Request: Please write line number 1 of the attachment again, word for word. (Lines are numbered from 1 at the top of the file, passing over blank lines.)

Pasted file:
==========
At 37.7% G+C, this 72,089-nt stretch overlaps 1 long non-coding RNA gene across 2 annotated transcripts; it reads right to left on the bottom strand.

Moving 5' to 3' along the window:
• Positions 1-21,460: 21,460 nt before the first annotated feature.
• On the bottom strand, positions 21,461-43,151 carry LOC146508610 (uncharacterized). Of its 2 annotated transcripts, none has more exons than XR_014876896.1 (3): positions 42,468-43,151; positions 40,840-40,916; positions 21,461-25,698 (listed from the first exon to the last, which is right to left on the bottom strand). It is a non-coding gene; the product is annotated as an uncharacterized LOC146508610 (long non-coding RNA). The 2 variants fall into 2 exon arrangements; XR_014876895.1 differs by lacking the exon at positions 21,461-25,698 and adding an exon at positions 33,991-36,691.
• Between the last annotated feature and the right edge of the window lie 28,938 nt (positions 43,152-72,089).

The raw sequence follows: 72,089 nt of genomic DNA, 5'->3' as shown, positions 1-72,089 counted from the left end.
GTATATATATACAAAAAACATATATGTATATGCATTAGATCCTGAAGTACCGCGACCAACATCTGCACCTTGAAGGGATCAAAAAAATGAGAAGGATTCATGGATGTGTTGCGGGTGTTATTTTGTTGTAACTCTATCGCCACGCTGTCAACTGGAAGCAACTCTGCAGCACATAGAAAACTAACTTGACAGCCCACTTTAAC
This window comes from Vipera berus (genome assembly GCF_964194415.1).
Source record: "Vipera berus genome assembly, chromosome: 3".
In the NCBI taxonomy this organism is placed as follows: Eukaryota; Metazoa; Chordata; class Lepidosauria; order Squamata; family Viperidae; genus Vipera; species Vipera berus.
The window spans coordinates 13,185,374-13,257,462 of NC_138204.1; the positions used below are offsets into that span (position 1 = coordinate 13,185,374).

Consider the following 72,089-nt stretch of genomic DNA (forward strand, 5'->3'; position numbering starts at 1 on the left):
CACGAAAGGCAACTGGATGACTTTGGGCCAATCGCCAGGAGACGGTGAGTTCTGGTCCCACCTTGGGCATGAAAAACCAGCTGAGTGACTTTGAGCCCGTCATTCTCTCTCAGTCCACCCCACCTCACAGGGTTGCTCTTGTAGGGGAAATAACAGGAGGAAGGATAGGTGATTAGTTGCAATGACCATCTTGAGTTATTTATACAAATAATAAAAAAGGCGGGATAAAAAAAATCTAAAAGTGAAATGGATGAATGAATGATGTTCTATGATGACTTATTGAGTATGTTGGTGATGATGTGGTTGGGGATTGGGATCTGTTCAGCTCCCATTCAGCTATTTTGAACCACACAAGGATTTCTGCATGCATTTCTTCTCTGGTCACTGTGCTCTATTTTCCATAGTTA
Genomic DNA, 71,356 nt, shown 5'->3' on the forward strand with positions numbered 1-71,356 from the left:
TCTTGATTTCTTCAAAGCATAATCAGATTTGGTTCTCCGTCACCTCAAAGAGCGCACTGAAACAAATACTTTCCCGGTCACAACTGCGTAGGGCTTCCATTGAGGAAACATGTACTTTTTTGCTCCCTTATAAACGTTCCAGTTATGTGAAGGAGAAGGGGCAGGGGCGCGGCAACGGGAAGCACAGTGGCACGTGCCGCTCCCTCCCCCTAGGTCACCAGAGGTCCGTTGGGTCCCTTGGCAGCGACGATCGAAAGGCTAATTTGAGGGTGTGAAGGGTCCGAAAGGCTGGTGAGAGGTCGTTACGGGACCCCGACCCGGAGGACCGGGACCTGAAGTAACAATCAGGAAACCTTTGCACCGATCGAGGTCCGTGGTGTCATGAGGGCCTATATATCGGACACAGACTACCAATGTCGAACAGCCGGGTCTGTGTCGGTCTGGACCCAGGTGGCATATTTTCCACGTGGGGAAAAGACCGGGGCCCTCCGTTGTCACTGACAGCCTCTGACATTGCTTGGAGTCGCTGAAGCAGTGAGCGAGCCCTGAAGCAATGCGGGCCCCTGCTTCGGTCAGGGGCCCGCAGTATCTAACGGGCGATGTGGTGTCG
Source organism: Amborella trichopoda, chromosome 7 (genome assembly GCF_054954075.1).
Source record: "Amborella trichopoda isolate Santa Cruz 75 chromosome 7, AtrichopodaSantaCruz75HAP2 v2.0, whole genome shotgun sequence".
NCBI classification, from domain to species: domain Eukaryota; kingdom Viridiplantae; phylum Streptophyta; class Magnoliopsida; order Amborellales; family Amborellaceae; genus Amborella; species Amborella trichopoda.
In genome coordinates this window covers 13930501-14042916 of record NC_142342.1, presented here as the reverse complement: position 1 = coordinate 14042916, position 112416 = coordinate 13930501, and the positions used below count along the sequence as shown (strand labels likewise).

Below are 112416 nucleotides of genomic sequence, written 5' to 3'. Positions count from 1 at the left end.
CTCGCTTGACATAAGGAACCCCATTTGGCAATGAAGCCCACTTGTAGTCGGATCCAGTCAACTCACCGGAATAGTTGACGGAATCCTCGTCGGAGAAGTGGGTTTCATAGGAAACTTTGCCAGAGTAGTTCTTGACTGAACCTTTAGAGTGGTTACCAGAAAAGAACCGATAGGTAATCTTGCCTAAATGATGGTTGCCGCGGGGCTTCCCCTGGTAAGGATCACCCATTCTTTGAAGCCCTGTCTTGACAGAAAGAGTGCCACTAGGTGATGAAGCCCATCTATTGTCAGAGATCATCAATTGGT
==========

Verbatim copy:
At 37.7% G+C, this 72,089-nt stretch overlaps 1 long non-coding RNA gene across 2 annotated transcripts; it reads right to left on the bottom strand.